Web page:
Monday, 21 April 2014
21 April 1509: Henry VII's Death and Henry VIII's Accession
Above: Henry VII, the first Tudor (left), died aged fifty-two on 21 April 1509.
He was succeeded by his only living son, Henry, who now became Henry VIII (right).
On this day in history, 21 April 1509, the first chapter of the story of the Tudor dynasty came to an end when, after slightly less than twenty-four turbulent and troublesome years on the Tudor throne, the reign of the first Tudor, Henry VII, came to an end. The fifty-two year old king died at his favourite palace, Richmond, in Surrey. He was succeeded by his seventeen-year old son, the handsome and charismatic Prince Henry, who now succeeded to the throne as Henry VIII of England. Henry VII's death ushered in his son's succession - he would reign as king of England for thirty-eight controversial years, beginning his reign as a golden, enigmatic prince, and ending it as a bloodthirsty and feared tyrant.
Henry VII's biographer Thomas Penn, author of the critically acclaimed Winter King, states that the first Tudor 'made an exemplary death', dying in the Roman Catholic faith. His death, similarly to that of his grandson Edward VI some 44 years later, was kept secret for a few days, to prepare his teenage son for kingship. The late king's formidable mother, the sixty-five year old Lady Margaret Beaufort, took charge of court proceedings and helped her young grandson in the first days of his rule. The new king was received excitedly by his subjects, and he was praised by contemporaries for his 'personal endowments', musical talents, linguistic ability, and his expertness 'in arms and of great valour'. It must have seemed, to the English people, like a return to the glorious kingship of Edward IV some forty years earlier. Similarities between the first Yorkist king, Edward, and his grandson Henry VIII have often been noted by historians.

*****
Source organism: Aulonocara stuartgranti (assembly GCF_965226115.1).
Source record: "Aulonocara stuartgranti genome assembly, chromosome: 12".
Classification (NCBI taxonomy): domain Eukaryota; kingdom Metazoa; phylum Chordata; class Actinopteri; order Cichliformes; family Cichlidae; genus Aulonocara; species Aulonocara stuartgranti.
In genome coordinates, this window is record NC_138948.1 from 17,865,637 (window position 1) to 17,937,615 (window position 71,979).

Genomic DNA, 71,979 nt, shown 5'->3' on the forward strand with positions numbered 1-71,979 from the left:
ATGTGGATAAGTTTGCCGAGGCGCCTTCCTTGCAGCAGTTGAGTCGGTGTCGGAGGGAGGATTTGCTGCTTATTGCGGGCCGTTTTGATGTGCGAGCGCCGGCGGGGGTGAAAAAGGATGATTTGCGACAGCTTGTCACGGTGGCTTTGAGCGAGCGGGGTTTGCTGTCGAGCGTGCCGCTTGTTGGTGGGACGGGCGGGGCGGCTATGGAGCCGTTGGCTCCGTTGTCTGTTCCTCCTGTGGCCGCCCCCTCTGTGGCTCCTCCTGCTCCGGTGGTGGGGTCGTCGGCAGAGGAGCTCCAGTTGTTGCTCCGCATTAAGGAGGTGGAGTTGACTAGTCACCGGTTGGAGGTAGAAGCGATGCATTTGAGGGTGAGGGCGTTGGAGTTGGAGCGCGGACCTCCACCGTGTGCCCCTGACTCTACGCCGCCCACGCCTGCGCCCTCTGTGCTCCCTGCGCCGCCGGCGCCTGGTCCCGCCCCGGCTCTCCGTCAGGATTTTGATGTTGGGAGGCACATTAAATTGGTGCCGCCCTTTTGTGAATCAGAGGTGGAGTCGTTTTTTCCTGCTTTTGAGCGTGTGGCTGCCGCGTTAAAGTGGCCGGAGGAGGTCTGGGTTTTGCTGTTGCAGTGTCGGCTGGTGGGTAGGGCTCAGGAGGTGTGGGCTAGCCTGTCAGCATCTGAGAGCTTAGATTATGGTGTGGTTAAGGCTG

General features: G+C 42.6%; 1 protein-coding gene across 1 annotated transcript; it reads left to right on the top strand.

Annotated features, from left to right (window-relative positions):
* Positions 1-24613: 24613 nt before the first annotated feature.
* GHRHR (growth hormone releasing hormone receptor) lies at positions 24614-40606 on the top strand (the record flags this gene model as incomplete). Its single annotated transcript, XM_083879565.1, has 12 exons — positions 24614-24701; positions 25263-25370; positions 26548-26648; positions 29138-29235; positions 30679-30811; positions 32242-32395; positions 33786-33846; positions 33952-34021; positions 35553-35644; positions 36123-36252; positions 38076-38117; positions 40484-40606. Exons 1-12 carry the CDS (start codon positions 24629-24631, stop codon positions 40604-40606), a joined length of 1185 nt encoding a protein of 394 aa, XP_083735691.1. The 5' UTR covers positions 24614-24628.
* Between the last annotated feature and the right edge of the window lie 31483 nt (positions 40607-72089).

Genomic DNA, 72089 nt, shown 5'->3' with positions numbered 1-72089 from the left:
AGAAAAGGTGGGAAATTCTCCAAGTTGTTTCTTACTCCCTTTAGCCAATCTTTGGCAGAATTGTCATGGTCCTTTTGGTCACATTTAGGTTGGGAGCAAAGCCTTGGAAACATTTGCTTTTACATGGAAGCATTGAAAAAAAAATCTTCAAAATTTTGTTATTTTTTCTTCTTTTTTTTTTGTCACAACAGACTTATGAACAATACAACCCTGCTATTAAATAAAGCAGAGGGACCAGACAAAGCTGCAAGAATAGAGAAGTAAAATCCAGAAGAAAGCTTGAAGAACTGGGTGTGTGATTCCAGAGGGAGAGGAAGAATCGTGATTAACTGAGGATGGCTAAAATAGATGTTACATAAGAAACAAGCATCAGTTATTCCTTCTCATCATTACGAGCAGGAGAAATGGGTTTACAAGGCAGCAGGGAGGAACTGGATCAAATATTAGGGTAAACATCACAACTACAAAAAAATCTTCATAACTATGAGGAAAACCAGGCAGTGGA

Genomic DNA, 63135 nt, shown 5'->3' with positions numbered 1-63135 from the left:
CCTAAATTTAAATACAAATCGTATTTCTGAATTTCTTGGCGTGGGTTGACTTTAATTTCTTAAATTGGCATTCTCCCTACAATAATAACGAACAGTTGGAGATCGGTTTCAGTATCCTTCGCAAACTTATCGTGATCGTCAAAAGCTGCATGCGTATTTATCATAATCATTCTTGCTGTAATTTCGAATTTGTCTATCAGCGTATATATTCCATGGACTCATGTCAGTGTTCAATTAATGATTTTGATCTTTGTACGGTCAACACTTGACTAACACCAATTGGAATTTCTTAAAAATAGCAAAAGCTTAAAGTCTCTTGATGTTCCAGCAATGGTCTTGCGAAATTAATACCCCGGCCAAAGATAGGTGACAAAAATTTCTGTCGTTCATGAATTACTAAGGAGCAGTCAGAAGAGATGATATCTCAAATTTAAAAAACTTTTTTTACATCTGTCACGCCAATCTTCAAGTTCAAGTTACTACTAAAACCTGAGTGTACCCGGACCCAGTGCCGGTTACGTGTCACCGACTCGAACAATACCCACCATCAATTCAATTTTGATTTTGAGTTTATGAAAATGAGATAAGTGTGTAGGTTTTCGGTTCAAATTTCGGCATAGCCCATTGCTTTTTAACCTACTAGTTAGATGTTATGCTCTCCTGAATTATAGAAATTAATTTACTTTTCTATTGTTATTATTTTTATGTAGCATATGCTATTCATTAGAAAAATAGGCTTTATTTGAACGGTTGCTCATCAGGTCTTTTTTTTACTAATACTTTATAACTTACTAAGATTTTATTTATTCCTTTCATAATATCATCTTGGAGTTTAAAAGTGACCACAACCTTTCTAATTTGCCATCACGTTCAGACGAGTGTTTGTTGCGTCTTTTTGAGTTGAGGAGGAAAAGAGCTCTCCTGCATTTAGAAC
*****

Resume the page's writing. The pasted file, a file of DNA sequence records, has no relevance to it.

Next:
Above: Upon his accession, Henry VIII took as his wife his elder brother's widow, the beautiful and pious Katherine of Aragon (1485-1536).
Although Henry VII had been a successful king, by and large, he faced numerous rebellions throughout his reign and was never fully secure on his throne. His last years were characterised by personal tragedy, suspicion, and increasing hostility to the avaricious monarch. His beloved heir, Arthur Tudor, died in 1502 aged just fifteen and the king's pious and popular consort, Queen Elizabeth of York, died the following year in childbed. Her death severely affected her young son, Henry. King Henry VII considered taking another wife, with rumours even going so far as to suggest a marriage with his late son's widow Katherine of Aragon, but he never did remarry. Romantics might fancy this was because he felt no woman could replace his beloved queen - but whether or not this is true is impossible to ascertain.
So acceded Henry VIII to the English throne in the spring of 1509. At that moment, none of his hopeful and excited subjects could have foreseen the momentous religious, political and governmental changes that his monumental reign would usher in. They would never have believed that their new monarch would put to death his favourite advisers (including Wolsey - spared by his own death from a traitor's death - More and Cromwell); divorce his beloved queen Katherine and break with the Roman Catholic Church; marry six women and execute two of them; or put to death over 70,000 subjects. At the onset of his reign, the glamorous and enigmatic Henry VIII seemed the leader of a new golden age, a revival in England's fortunes. His subjects almost certainly predicted a vastly different reign for their new king contrasted with that of his suspicious and unpopular father. They were right - but they could never have foreseen in what way.
Above: The children of Henry VIII and the grandchildren of Henry VII - Mary Tudor (left), Elizabeth Tudor (centre), and Edward Tudor (right).